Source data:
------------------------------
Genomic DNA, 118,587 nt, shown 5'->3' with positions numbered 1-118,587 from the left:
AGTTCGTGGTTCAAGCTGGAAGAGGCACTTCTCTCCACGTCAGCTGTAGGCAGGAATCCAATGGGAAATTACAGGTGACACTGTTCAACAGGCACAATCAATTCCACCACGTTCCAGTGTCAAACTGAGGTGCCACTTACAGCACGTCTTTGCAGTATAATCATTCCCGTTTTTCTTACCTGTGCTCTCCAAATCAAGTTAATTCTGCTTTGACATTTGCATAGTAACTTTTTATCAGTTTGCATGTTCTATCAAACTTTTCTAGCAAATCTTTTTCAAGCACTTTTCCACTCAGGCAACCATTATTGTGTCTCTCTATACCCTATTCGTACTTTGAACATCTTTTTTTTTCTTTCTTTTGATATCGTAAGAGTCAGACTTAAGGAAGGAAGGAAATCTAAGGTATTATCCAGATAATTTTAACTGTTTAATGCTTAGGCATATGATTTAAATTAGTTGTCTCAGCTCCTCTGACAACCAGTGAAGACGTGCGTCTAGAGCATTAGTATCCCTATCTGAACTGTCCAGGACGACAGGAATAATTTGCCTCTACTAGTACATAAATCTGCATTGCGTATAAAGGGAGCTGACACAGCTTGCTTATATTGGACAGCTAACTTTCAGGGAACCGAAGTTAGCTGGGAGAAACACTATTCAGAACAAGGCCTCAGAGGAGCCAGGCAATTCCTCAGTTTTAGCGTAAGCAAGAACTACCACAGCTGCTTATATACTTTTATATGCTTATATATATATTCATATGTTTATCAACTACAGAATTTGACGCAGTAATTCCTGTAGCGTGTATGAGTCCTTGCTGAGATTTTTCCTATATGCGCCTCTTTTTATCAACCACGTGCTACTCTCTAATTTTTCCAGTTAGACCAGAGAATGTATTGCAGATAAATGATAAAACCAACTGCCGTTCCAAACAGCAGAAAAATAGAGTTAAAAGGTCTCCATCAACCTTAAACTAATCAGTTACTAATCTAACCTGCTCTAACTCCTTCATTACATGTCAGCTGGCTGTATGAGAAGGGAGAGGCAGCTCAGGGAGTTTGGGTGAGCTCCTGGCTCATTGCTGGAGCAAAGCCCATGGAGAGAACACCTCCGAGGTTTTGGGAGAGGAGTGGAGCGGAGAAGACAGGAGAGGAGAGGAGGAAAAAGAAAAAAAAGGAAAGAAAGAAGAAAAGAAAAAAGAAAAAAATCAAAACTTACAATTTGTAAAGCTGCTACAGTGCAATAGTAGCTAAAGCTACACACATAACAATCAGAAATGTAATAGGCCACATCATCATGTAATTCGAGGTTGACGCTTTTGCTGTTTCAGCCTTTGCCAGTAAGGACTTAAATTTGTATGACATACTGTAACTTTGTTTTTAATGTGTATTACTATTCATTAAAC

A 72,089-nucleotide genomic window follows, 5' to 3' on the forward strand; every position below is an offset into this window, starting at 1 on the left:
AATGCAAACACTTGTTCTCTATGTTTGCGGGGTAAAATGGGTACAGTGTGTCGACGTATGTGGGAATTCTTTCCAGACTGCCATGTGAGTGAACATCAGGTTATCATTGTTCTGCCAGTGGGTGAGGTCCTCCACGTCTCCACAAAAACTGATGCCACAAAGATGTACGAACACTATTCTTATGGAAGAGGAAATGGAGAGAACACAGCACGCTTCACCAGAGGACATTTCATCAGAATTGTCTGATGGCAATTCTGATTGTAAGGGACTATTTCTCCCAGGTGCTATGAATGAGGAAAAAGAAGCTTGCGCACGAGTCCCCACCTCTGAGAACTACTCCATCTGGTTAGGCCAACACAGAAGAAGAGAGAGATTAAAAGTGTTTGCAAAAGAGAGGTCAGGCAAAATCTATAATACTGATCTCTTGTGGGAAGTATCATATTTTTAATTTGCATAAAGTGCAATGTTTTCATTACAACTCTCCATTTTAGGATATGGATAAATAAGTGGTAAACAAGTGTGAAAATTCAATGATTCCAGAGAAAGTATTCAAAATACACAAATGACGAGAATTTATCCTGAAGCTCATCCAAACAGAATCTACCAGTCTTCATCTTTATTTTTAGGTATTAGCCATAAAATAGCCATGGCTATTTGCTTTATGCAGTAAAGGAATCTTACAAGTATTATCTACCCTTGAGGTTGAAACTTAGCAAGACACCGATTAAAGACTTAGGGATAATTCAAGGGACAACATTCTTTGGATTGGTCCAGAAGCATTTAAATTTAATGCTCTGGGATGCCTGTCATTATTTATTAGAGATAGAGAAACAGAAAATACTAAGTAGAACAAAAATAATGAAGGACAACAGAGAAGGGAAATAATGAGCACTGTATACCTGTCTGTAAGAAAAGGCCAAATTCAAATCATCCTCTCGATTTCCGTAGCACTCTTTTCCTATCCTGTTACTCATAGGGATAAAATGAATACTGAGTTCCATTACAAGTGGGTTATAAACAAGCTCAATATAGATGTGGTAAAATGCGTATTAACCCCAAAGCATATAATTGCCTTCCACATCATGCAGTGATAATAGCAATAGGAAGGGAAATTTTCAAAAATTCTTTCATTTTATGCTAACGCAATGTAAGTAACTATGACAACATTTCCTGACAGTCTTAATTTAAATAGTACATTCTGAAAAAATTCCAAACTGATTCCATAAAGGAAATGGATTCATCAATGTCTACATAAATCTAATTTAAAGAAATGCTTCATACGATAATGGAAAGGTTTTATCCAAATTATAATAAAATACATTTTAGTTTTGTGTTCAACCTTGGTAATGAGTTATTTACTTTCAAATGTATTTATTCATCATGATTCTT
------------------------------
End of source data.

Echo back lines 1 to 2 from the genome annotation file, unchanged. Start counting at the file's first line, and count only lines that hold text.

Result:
Genomic DNA, 118,587 nt, shown 5'->3' with positions numbered 1-118,587 from the left:
AGTTCGTGGTTCAAGCTGGAAGAGGCACTTCTCTCCACGTCAGCTGTAGGCAGGAATCCAATGGGAAATTACAGGTGACACTGTTCAACAGGCACAATCAATTCCACCACGTTCCAGTGTCAAACTGAGGTGCCACTTACAGCACGTCTTTGCAGTATAATCATTCCCGTTTTTCTTACCTGTGCTCTCCAAATCAAGTTAATTCTGCTTTGACATTTGCATAGTAACTTTTTATCAGTTTGCATGTTCTATCAAACTTTTCTAGCAAATCTTTTTCAAGCACTTTTCCACTCAGGCAACCATTATTGTGTCTCTCTATACCCTATTCGTACTTTGAACATCTTTTTTTTTCTTTCTTTTGATATCGTAAGAGTCAGACTTAAGGAAGGAAGGAAATCTAAGGTATTATCCAGATAATTTTAACTGTTTAATGCTTAGGCATATGATTTAAATTAGTTGTCTCAGCTCCTCTGACAACCAGTGAAGACGTGCGTCTAGAGCATTAGTATCCCTATCTGAACTGTCCAGGACGACAGGAATAATTTGCCTCTACTAGTACATAAATCTGCATTGCGTATAAAGGGAGCTGACACAGCTTGCTTATATTGGACAGCTAACTTTCAGGGAACCGAAGTTAGCTGGGAGAAACACTATTCAGAACAAGGCCTCAGAGGAGCCAGGCAATTCCTCAGTTTTAGCGTAAGCAAGAACTACCACAGCTGCTTATATACTTTTATATGCTTATATATATATTCATATGTTTATCAACTACAGAATTTGACGCAGTAATTCCTGTAGCGTGTATGAGTCCTTGCTGAGATTTTTCCTATATGCGCCTCTTTTTATCAACCACGTGCTACTCTCTAATTTTTCCAGTTAGACCAGAGAATGTATTGCAGATAAATGATAAAACCAACTGCCGTTCCAAACAGCAGAAAAATAGAGTTAAAAGGTCTCCATCAACCTTAAACTAATCAGTTACTAATCTAACCTGCTCTAACTCCTTCATTACATGTCAGCTGGCTGTATGAGAAGGGAGAGGCAGCTCAGGGAGTTTGGGTGAGCTCCTGGCTCATTGCTGGAGCAAAGCCCATGGAGAGAACACCTCCGAGGTTTTGGGAGAGGAGTGGAGCGGAGAAGACAGGAGAGGAGAGGAGGAAAAAGAAAAAAAAGGAAAGAAAGAAGAAAAGAAAAAAGAAAAAAATCAAAACTTACAATTTGTAAAGCTGCTACAGTGCAATAGTAGCTAAAGCTACACACATAACAATCAGAAATGTAATAGGCCACATCATCATGTAATTCGAGGTTGACGCTTTTGCTGTTTCAGCCTTTGCCAGTAAGGACTTAAATTTGTATGACATACTGTAACTTTGTTTTTAATGTGTATTACTATTCATTAAAC